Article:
Abstract | For the first time since Beloved, Toni Morrison returns to slavery in A Mercy (2008): the slave trade is allegorized as a ‘pox’ upon the initially utopian Vaark farm. Though in the face of systematic discourses of othering, each oppressed character puts up strategies of resistance, the dialectic of love, loss, and alienation in Florens’s story permeates the entire novel. But Florens’s voice offers resistance and empowerment as well: the house that Jacob built and that Florens ‘haunts’ is, in a mise en abyme of the house of fiction reclaimed by Toni Morrison, a black repossession of the house that slavery built.

 

Judith Misrahi-Barak | “Post-Beloved Writing: Review, Revitalize, Recalculate”

Abstract | Twenty-five years have elapsed since the publication of Beloved. In all its complexity, Toni Morrison’s novel forms a peak, both concluding the previous decades of neo-slave narratives and introducing the following ones. As the following article argues, reviewing the many ways the novel has closed a period and opened a new one will help us gain a new perspective and understand new articulations and developments in slavery literature. Misrahi-Barak contends that the genre of the neo-slave narrative has ceased to be African-American only, but has become trans-national and global, dialogic, polyphonic and trans-generic. It has also been instrumental in implementing a rapprochement between disciplines that used to be watertight.

 

Stefanie Mueller | “Standing Up To Words: Writing and Resistance in Toni Morrison’s A Mercy

Abstract | In Toni Morrison’s A Mercy, the protagonist represents both the historical and the contemporary African American author. As Mueller argues, her act of carving words into walls can be read as an act of resistance against the historical silencing of the black voice as well as politically against symbolic violence exercised through language.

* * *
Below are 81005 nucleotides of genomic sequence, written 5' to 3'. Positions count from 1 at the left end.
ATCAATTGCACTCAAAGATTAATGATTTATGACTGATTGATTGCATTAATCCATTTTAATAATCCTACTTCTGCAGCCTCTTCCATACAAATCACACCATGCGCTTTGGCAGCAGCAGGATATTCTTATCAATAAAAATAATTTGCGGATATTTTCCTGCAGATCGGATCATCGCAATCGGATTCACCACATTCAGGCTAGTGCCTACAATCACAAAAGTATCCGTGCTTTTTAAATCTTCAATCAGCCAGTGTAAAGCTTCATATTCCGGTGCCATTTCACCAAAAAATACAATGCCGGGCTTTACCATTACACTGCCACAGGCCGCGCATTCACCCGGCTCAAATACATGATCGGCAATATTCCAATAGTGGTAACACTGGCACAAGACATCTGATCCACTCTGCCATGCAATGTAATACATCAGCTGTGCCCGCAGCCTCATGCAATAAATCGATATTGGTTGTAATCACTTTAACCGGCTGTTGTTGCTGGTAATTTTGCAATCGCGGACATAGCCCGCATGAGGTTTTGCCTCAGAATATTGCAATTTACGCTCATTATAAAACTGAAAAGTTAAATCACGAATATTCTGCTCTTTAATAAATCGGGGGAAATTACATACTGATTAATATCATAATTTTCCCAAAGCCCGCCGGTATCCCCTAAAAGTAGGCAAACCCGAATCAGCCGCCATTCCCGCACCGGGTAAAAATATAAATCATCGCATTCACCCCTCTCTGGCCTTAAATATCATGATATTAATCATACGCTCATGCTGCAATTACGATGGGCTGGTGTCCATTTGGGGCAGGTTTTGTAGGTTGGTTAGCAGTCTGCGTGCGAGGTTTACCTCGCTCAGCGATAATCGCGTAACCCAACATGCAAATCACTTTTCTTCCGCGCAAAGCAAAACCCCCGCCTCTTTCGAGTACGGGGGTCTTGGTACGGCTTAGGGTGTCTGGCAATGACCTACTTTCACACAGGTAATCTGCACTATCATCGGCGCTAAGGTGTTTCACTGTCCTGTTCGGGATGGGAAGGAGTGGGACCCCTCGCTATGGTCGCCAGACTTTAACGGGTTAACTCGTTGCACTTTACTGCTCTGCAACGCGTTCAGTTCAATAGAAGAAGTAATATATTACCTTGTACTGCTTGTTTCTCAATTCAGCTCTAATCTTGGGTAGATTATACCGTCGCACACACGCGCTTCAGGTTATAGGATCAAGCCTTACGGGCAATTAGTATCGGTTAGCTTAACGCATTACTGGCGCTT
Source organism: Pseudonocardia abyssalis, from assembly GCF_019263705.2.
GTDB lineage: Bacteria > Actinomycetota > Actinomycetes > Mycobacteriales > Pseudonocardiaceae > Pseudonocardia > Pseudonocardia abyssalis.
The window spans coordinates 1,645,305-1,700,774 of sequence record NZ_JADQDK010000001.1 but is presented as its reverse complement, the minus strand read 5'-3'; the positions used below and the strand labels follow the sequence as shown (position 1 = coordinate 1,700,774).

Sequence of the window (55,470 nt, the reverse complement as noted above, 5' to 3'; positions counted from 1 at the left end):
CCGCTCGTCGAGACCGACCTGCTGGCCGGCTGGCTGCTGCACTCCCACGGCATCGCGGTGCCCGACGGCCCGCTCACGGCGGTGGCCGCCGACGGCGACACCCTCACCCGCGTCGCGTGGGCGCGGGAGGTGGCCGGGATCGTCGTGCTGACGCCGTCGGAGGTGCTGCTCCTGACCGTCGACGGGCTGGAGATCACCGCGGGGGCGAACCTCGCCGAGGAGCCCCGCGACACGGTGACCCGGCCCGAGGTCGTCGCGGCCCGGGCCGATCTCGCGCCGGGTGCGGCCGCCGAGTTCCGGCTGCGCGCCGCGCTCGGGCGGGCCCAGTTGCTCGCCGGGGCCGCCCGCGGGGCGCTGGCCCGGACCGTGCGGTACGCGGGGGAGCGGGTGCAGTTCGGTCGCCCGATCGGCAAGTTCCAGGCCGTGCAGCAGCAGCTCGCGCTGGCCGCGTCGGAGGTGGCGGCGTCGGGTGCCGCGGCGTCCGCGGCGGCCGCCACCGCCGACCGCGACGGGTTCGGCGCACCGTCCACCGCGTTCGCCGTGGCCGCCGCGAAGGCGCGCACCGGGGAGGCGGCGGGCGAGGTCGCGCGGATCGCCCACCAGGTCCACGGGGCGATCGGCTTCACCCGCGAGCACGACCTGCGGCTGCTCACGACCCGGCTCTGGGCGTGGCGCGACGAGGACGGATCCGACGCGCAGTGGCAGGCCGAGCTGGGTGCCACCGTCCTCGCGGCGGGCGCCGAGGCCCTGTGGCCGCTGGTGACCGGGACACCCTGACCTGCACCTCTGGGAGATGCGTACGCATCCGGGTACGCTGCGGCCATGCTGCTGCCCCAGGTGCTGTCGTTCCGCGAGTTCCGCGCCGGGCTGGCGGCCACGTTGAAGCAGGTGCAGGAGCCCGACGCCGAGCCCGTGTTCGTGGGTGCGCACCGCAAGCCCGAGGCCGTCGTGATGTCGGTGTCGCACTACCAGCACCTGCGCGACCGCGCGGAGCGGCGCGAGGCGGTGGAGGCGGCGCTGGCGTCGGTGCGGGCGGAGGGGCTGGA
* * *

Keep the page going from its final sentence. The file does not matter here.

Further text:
Claudine Raynaud | “Memory Work”

Abstract | This intervention argues that Morrison’s Beloved highlights the workings of memory (Erinnerungsarbeit) rather than the concept of memory as a duty, as well as assesses the debate known as “memory wars” in France and gives a brief survey of what has been achieved at the level of the French state in the midst of a violent controversy about history, national memory and memorials. It closes on the ways in which slavery is fictionalized and analyzed, from Morrison’s A Mercy (2008) and Chivallon’s anthropological approach (2012) to the discovery of archives, such as the lawsuit brought by the slave Furcy against his master (2011).

 

Stefanie Schäfer | “Plantation Spaces and the Black Body: Quentin Tarantino’s Django Unchained as Maroon Narrative”

Abstract | This article reads Django Unchained as a maroon narrative. It argues that the film’s spatial poetics critique the American symbolic landscapes of the West and the South as well as their cinematic representation. The analysis examines the depiction of the black body and the blending of Western and Southern spaces in an American business master narrative. In this setup, Tarantino’s self-made black cowboy figure is not heroic but remains a cipher in both epistemologies. Django acts as a ghost who haunts the plantation and the frontier in a series of masquerades, thus pointing to the pitfalls of cinema history and national myth-making.

 

Christian Schmidt | “The Parody of Postblackness in I Am Not Sidney Poitier and the End(s) of African American Literature”

Analyzing Percival Everett’s I Am Not Sidney Poitier as a multi-level parody, this essay argues that the novel not only parodies its protagonist’s almost namesake’s filmic oeuvre but also comically engages with Everett’s own writing in general, and his novel Erasure in particular. Through detailed discussion of these various levels of parody, the essay teases out the ways in which postblack fiction offers a different, and decidedly non-mimetic, take on issues of race and racism than its predecessors in the African American literary tradition by complicating the relationship between fiction, fictional reality, and extra-textual reality.

 

Christina Sharpe | “The Lie at the Center of Everything”